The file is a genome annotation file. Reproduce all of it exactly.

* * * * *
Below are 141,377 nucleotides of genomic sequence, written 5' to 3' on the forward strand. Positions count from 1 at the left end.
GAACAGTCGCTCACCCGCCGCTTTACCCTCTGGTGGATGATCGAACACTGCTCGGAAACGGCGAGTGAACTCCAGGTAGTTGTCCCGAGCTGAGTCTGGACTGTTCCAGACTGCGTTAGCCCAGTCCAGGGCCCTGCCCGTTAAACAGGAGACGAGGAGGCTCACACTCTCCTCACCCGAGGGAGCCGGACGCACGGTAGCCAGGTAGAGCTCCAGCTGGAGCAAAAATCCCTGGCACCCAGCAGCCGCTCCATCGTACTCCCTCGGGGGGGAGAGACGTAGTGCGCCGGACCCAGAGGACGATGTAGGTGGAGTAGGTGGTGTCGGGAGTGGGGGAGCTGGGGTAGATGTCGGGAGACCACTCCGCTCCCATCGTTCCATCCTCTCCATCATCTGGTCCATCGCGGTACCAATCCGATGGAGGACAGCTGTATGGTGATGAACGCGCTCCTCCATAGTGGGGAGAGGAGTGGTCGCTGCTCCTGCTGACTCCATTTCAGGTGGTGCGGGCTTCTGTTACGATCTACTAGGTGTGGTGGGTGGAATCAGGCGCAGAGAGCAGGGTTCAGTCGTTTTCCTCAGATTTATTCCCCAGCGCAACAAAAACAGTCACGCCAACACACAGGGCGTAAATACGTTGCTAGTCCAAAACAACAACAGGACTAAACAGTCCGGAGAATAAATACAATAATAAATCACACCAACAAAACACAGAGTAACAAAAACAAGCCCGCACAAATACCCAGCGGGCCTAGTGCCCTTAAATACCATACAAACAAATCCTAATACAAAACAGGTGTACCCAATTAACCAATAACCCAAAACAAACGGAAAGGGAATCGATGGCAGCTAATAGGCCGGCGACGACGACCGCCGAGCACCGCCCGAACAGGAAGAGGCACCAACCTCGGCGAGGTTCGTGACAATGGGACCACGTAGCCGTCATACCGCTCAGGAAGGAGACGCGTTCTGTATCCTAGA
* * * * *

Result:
Below are 141,377 nucleotides of genomic sequence, written 5' to 3' on the forward strand. Positions count from 1 at the left end.
GAACAGTCGCTCACCCGCCGCTTTACCCTCTGGTGGATGATCGAACACTGCTCGGAAACGGCGAGTGAACTCCAGGTAGTTGTCCCGAGCTGAGTCTGGACTGTTCCAGACTGCGTTAGCCCAGTCCAGGGCCCTGCCCGTTAAACAGGAGACGAGGAGGCTCACACTCTCCTCACCCGAGGGAGCCGGACGCACGGTAGCCAGGTAGAGCTCCAGCTGGAGCAAAAATCCCTGGCACCCAGCAGCCGCTCCATCGTACTCCCTCGGGGGGGAGAGACGTAGTGCGCCGGACCCAGAGGACGATGTAGGTGGAGTAGGTGGTGTCGGGAGTGGGGGAGCTGGGGTAGATGTCGGGAGACCACTCCGCTCCCATCGTTCCATCCTCTCCATCATCTGGTCCATCGCGGTACCAATCCGATGGAGGACAGCTGTATGGTGATGAACGCGCTCCTCCATAGTGGGGAGAGGAGTGGTCGCTGCTCCTGCTGACTCCATTTCAGGTGGTGCGGGCTTCTGTTACGATCTACTAGGTGTGGTGGGTGGAATCAGGCGCAGAGAGCAGGGTTCAGTCGTTTTCCTCAGATTTATTCCCCAGCGCAACAAAAACAGTCACGCCAACACACAGGGCGTAAATACGTTGCTAGTCCAAAACAACAACAGGACTAAACAGTCCGGAGAATAAATACAATAATAAATCACACCAACAAAACACAGAGTAACAAAAACAAGCCCGCACAAATACCCAGCGGGCCTAGTGCCCTTAAATACCATACAAACAAATCCTAATACAAAACAGGTGTACCCAATTAACCAATAACCCAAAACAAACGGAAAGGGAATCGATGGCAGCTAATAGGCCGGCGACGACGACCGCCGAGCACCGCCCGAACAGGAAGAGGCACCAACCTCGGCGAGGTTCGTGACAATGGGACCACGTAGCCGTCATACCGCTCAGGAAGGAGACGCGTTCTGTATCCTAGA